Amidst all of this, perhaps as white American tourists we should have felt unsafe venturing off into the island in our rental car, but we never did. While the local custom is to be lassiez-faire concerning trivial things like legal parking or glass bottles on the beach, we were harassed in the street only once. We were in our car, out exploring on that rainy afternoon near Cul-de-Sac Bay (aren’t all bays shaped like cul-de-sacs?) when the leader of a gang brought out a barricade to block our car’s progress. He was white, with sandy brown hair, wearing a soccer jersey, and about 13 years old. The smallest of his bicycle riding crew, he was absolutely the leader and definitely had us outnumbered ten to two. Kyle did not stop the car but very carefully kept crawling along steadily as he sprinted behind us, shouting after our car like a dog racing after the mail truck. He was mad, you see, because we didn’t pay his toll.
In Grand Case, the creepy feel of destruction may reign in the architecture, but the people and restaurants set an entirely different mood. On our first night, we walked all the way down the beach from our hotel to the lolos. These are locally operated open-air grills that serve huge portions of creole food like plantains, curry rice, fried chicken, fish, and ribs for really affordable prices. As we walked passed the first lolo a woman beckoned to us aggressively from the porch, “come sit, sit here. Ten dollars.” We waved her off, “no thank you!” Dazed from travel, the unusual heat, and the strangeness of the claustrophobic street, we picked our way down the block poking our heads into not-yet-open French restaurants. Quickly realizing our error, we hastily made our way back up the street, smiling bashfully to the woman with the menu. We would, indeed, love a seat. She smirked and nodded her head; she knew we’d be back.
Not realizing that Grand Case had been the “culinary capital of the Caribbean” before Irma, we were delighted by the array of French food when we arrived on the bay. The new French-Latin American-Caribbean Barranco was our favorite. Here, they served us a meal of incredible red snapper ingeniously prepared with a crispy delicate skin and thick tender meat that melted in the mouth. It was served with pureed sweet potatoes, the most flavorful I’ve ever tasted, and some sort of sauce that was both buttery and decadent but didn’t overwhelm the fish. The service everywhere was impeccable, especially at the famous and traditional L’Auberge Gourmande where we were served another excellent meal of fish and learned that there are definitely circumstances in which we can both enjoy a glass of rum. Sitting in a French restaurant in the Caribbean with the sea breeze blowing through open windows after a decadent meal is definitely one of those circumstances.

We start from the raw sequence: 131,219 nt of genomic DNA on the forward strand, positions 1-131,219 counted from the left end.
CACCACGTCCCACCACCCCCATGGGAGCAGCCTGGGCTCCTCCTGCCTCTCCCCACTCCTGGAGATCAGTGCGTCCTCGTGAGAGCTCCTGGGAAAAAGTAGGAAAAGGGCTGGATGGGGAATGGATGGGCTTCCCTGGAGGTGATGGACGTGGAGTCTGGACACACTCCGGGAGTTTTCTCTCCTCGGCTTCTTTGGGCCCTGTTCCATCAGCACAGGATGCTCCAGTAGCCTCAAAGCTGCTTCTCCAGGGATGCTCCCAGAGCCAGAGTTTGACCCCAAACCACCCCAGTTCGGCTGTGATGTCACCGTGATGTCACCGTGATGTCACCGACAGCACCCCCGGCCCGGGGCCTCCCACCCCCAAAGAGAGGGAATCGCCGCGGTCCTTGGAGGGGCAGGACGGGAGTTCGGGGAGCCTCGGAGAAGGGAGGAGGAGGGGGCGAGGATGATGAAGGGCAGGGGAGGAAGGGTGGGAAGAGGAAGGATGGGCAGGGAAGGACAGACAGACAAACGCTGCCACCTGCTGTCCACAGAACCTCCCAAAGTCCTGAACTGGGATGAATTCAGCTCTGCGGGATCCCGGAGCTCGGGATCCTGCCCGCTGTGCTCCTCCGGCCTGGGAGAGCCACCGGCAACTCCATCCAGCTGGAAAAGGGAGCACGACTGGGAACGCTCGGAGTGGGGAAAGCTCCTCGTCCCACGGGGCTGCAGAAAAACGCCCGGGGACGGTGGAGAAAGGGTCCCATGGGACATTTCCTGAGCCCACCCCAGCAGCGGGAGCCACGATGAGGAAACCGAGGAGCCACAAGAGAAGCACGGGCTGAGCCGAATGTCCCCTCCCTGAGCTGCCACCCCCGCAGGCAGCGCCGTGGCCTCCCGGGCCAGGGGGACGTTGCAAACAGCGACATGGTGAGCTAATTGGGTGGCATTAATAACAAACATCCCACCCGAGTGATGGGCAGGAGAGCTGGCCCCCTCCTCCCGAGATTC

In between eating our weight in French and Caribbean cuisine, we also went to the beach, zip-lined in the jungle, watched the airplanes take-off so close to the beach that they blew tourists into the water, and met a variety of people who made the trip sparkle. There was the snorkel gear guy in Philipsburg who has lived on the island all his life but whose name is Cleveland because he was conceived in Cleveland, Ohio. No joke, he showed us his ID! After meeting twenty-somethings Rocco and Tyler from Long Island at Topper’s Rhum distillery, we gave them a ride back to their hotel and directed them to Loterie Farm‘s pool cabanas to find hotties. Then there was the man from our Philly flight who recognized my hair (called me Little Orphan Annie, which, rude) at the beach bar overlooking the airport runway. It turned out that the friend he was with literally graduated from our high school. There was the English couple from our hotel who also recognized my hair, this time from L’Auberge Gourmande (called it “absolutely brilliant,” which, thank you). Genuinely friendly, they were making friends with everyone on our hotel’s little patch of beach; their names were Chris and Dig, “short for Elizabeth!”
After learning we had booked our hotel in the airport on the way to St. Martin, Rocco remarked in his very New Yawk accent, “wow. You guys seem really, you know, laid back. Go-with-the-flow.” I’m not sure if he meant it as a compliment or as an indictment, but that, Rocco, was absolutely the best thing that anyone has ever said about me.